Brexit Moves Asia, May Secures Binding Concessions, U.S. Inflation In Focus

Theresa May secured legally binding changes to the Irish Backstop but the AG says its not enough to protect the UK.
Thomas Hughes
Asia markets

Brexit News Lifts Markets In Asia

Surprise Brexit news released in the early hours of Tuesday morning may allow U.K. lawmakers to reach consensus. Theresa May announced, with Juncker at her side, that she had reached legally binding changes. The changes are intended to smooth over the Irish Backstop issues but already face criticism. She and Juncker announced a trifecta of joint measures that includes an instrument, a statement, and a unilateral declaration of intent.

The news, unfortunately, hit a snag later in the morning when UK AG Cox said the concessions leaves the U.K. at risk. MPs are expected to vote on the Brexit deal today. If they decide to vote down May’s deal there are a half dozen or more possible outcomes including hard Brexit. There are only 17 days left until the Article 50 deadline and May needs 116 votes to pass the deal.

The Nikkei led indices higher in Asia. The Japanese index advanced 1.71% with shares of mainland Chinese stocks right behind. The Shenzen Composite was up almost 1.70% with the Shanghai Composite trailing at 1.10%. The Korean Kospi was up a tepid 0.90% with the Australian ASX posting a slight decline. Energy led in Asia and was supported by rising crude prices.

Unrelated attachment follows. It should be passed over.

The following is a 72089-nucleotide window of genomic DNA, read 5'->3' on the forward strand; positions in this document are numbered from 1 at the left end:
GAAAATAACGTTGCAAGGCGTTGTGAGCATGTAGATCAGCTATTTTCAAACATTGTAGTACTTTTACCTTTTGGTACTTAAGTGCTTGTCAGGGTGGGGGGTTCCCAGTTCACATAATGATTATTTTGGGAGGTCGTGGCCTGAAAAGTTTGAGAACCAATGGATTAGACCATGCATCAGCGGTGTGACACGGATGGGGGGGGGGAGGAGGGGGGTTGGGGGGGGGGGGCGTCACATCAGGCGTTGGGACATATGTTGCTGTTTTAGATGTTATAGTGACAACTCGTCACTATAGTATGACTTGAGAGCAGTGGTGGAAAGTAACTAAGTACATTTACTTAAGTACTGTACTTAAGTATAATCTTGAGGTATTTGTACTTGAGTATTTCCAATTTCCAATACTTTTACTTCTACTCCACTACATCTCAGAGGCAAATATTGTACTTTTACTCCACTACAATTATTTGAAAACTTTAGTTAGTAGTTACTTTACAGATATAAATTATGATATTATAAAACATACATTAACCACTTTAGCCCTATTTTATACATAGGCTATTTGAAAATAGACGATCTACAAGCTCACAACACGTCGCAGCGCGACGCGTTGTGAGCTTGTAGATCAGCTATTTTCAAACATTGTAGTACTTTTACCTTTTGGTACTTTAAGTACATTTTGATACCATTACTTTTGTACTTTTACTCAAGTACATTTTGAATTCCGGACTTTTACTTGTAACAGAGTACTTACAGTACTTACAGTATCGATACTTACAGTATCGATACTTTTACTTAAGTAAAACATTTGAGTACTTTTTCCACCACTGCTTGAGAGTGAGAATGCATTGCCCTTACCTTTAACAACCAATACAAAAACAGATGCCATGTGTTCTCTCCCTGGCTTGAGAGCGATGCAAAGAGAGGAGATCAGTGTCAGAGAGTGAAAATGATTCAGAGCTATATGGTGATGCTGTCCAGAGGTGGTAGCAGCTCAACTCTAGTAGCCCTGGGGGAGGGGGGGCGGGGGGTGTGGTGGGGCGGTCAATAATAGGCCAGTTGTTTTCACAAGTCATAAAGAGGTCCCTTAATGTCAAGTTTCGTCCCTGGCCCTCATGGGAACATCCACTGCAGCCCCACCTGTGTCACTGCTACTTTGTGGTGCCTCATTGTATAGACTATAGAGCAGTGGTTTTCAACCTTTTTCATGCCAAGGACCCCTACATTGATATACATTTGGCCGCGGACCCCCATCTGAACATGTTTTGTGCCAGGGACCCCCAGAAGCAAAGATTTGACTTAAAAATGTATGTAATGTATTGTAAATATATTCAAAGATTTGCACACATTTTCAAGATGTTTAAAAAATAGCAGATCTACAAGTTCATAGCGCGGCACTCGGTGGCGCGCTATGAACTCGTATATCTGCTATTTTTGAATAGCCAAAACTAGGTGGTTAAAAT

EU Markets Mixed After May Announcement

EU markets were mostly higher in early trading but turned mixed by midday. The series of Brexit Announcements inspired hopes that were soon dashed. Along with the caution expressed by AG Cox, EU President Juncker says this is the UK’s last chance. There will be no third chance or re-assurances on top of reassurances. The FTSE led advancing issues with a gain near 0.36% but traders were cautious.

The German DAX and French CAC both posted losses near -0.30%. German Finance Minister Olaf Scholz confirmed Commerzbank and Deutschebank were exploring a merger. Shares of both stocks slipped in today’s trading following a strong rally on Monday.

The U.S. CPI Confirms Pause And Patience Are Correct For FOMC

The U.S. markets were trading mixed on Monday despite the Brexit news and an as-expected read on consumer level inflation. The Brexit news was taken with a grain of salt, the Brexit deal has been brewing a long time with many twists and turns, and the CPI isn’t the good news it could have been.

Consumer level inflation rose 0.2% as expected. The core reading was reported as 0.1%, which is below expectation, as is the year over year comparison. On a year over year basis headline CPI rose 1.5% with the core at 2.1%, both lower the previous month and confirmation of slowing economic activity. The good news is that the FOMC is less likely to raise rates this year but that wasn’t enough to spark a continuation of Monday’s rally.

The S&P 500 and Nasdaq Composite were both hugging the flat-line in early futures trading. The Dow Jones Industrial Average was down about -0.25% as shares of Boeing drug on prices. Boeing is still under pressure following Monday’s crash of a 737 Max-8 jetliner, today’s news includes a downgrade of the stock from Edward Jones.

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